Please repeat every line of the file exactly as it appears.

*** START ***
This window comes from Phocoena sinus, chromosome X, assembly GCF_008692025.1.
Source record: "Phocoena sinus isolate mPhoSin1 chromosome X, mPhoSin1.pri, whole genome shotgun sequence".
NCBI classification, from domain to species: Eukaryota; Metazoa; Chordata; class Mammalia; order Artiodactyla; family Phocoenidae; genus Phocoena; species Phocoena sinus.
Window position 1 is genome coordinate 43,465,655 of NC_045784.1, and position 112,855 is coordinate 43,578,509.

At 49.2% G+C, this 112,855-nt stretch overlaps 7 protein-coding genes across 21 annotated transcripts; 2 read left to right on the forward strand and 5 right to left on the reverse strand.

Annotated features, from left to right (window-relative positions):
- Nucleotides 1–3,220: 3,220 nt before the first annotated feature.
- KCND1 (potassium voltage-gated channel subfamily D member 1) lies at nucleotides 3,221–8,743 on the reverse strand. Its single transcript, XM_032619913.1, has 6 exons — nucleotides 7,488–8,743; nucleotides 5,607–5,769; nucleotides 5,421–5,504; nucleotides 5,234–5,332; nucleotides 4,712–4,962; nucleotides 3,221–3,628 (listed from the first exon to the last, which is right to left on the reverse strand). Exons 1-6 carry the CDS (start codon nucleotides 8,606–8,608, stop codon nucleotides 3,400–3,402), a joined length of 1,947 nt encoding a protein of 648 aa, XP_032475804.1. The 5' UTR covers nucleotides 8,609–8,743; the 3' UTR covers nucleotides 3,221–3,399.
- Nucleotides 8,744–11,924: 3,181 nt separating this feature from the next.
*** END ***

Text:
This window comes from Phocoena sinus, chromosome X, assembly GCF_008692025.1.
Source record: "Phocoena sinus isolate mPhoSin1 chromosome X, mPhoSin1.pri, whole genome shotgun sequence".
NCBI classification, from domain to species: Eukaryota; Metazoa; Chordata; class Mammalia; order Artiodactyla; family Phocoenidae; genus Phocoena; species Phocoena sinus.
Window position 1 is genome coordinate 43,465,655 of NC_045784.1, and position 112,855 is coordinate 43,578,509.

At 49.2% G+C, this 112,855-nt stretch overlaps 7 protein-coding genes across 21 annotated transcripts; 2 read left to right on the forward strand and 5 right to left on the reverse strand.

Annotated features, from left to right (window-relative positions):
- Nucleotides 1–3,220: 3,220 nt before the first annotated feature.
- KCND1 (potassium voltage-gated channel subfamily D member 1) lies at nucleotides 3,221–8,743 on the reverse strand. Its single transcript, XM_032619913.1, has 6 exons — nucleotides 7,488–8,743; nucleotides 5,607–5,769; nucleotides 5,421–5,504; nucleotides 5,234–5,332; nucleotides 4,712–4,962; nucleotides 3,221–3,628 (listed from the first exon to the last, which is right to left on the reverse strand). Exons 1-6 carry the CDS (start codon nucleotides 8,606–8,608, stop codon nucleotides 3,400–3,402), a joined length of 1,947 nt encoding a protein of 648 aa, XP_032475804.1. The 5' UTR covers nucleotides 8,609–8,743; the 3' UTR covers nucleotides 3,221–3,399.
- Nucleotides 8,744–11,924: 3,181 nt separating this feature from the next.